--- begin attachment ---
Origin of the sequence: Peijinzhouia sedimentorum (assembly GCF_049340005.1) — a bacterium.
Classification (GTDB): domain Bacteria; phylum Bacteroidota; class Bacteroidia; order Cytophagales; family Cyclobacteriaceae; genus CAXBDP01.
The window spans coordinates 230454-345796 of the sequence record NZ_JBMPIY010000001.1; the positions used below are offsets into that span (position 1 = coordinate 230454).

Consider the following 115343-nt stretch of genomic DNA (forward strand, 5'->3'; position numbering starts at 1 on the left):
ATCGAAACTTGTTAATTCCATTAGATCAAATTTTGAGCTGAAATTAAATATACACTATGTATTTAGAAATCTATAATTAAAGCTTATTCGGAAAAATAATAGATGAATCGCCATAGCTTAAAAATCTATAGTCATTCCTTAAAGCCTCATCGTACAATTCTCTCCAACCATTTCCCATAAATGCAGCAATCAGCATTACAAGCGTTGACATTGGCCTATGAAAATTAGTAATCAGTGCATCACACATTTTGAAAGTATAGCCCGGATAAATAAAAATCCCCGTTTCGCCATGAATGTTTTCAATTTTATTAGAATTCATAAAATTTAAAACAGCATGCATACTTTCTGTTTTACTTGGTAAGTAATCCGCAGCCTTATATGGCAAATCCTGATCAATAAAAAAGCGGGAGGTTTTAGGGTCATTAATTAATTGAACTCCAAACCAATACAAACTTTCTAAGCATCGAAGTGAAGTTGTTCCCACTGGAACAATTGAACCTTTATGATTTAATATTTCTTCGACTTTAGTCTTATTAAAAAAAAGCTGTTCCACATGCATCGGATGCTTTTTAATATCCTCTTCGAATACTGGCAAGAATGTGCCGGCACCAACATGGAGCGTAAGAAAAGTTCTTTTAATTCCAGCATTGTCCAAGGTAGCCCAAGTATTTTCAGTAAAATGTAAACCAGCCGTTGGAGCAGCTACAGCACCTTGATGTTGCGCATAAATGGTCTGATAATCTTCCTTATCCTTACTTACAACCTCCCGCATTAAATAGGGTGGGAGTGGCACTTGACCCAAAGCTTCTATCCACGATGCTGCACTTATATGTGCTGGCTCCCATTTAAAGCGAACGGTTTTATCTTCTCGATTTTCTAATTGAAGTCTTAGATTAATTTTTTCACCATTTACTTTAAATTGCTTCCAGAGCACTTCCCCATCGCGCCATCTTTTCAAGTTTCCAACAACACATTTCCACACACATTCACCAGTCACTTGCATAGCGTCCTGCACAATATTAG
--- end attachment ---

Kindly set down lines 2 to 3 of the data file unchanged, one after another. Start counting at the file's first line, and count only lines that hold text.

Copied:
Classification (GTDB): domain Bacteria; phylum Bacteroidota; class Bacteroidia; order Cytophagales; family Cyclobacteriaceae; genus CAXBDP01.
The window spans coordinates 230454-345796 of the sequence record NZ_JBMPIY010000001.1; the positions used below are offsets into that span (position 1 = coordinate 230454).